The case was originally filed in Fulton County State Court in 2014. Ms. Andrews approached lawyers Greg Feagle and Bill Ballard about a potential case. They brought in the Butler firm because of its extensive success in product liability and other high-stakes litigation. The defendants removed the case to federal court.
“Jamie Andrews and her legal team are very happy this long ordeal is finally over and pleased with the results,” said Tedra Cannella.
Cannella added, “the public relies on auto component manufacturers to make safe products. This case is scary because the very thing that was supposed to keep Mr. Andrews safe was the thing that caused his death – a useless seatbelt.”
When Autoliv and Mazda removed the case to federal court the case was first assigned to former Judge William Duffey. After Mazda and Bosch settled, Duffey granted summary judgment to Autoliv. That decision was reversed on appeal by the Eleventh Circuit – just five days after oral argument. “I told Tedra her argument on appeal was so good the Court of Appeals reversed before she could get back to the office,” Butler said. Judge Duffey then retired and did not take senior status, and the case was reassigned to Judge Jones.
Because Ms. Andrews did not accept Autoliv’s offer of settlement under O.C.G.A. §9-11-68(a-d), Autoliv filed a motion to make the widow Jamie Andrews pay Autoliv’s attorneys’ fees. That motion was granted by Judge Duffey, but vacated after the Eleventh Circuit reversed the grant of summary judgment to Autoliv.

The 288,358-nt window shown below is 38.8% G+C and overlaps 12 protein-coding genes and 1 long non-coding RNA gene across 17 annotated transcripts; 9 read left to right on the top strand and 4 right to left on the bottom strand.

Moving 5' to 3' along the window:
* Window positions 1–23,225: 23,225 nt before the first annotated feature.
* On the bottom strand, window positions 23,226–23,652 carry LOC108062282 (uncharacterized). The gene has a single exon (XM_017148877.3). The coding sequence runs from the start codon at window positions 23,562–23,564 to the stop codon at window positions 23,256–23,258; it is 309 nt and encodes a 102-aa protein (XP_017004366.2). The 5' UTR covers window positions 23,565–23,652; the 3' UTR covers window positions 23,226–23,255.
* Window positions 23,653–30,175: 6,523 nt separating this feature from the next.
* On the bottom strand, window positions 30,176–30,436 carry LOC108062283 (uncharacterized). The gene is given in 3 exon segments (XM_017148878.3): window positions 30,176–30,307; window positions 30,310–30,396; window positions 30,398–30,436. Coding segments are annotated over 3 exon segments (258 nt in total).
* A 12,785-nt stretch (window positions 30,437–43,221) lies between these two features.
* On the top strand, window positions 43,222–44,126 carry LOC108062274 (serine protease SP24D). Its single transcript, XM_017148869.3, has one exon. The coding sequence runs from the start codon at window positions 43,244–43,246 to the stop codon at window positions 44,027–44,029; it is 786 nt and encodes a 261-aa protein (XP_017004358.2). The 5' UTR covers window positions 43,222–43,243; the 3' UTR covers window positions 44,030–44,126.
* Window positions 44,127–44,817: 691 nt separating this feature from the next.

O.C.G.A. §51-5-12.1 was passed in 1987, as part of a “tort reform” bill. “The escheat provision giving the State 75% of any collected punitive damages judgment is a real impediment to deterring wrongful conduct,” Butler said. “That was its purpose to begin with – to discourage plaintiffs from taking such cases to verdict. Ask the State how many times in the past 36 years the State has collected anything based on that statute.”
Another feature of the 1987 ‘tort reform’ bill that resulted in O.C.G.A. 51-12.5.1 is what is called the “one-bite rule.” In a products liability case, once one judgment for punitive damages is collected in Georgia for a particular product then the manufacturer is immune from any further punitive damages verdicts for that same product. The jury is not told that its verdict will be the only punitive judgment for the manufacturer’s acts. “That deal was made by one of the GTLA members then fighting the ‘tort reform’ bill – without permission or knowledge by the rest of our team,” Butler said. “Without authority from anyone he agreed to exchange those provisions for the cap on punitive damages in all non-products cases. We tried to get that taken out of the bill, but by then the die was cast, and legislative leaders would not change the result.”
The result is a windfall to the State in exchange for immunity to a manufacturer for a product that has been found to be defective, and which is still endangering Georgia citizens.
1 The actual named defendant at trial was Autoliv Japan, LTD, but as the Court found that entity was a subsidiary of the multinational corporation Autoliv, Inc. and that “Autoliv has ignored formal divisions among corporate Autoliv entities.”
Final Order and Judgment at 91. In fact, the defendant’s own corporate representative at trial was not an employee of “Autoliv Japan LTD” but of another Autoliv, Inc. subsidiary. Order at 94. The design for the seatbelt component at issue in the case came from yet another Autoliv Inc. subsidiary. Order at 92.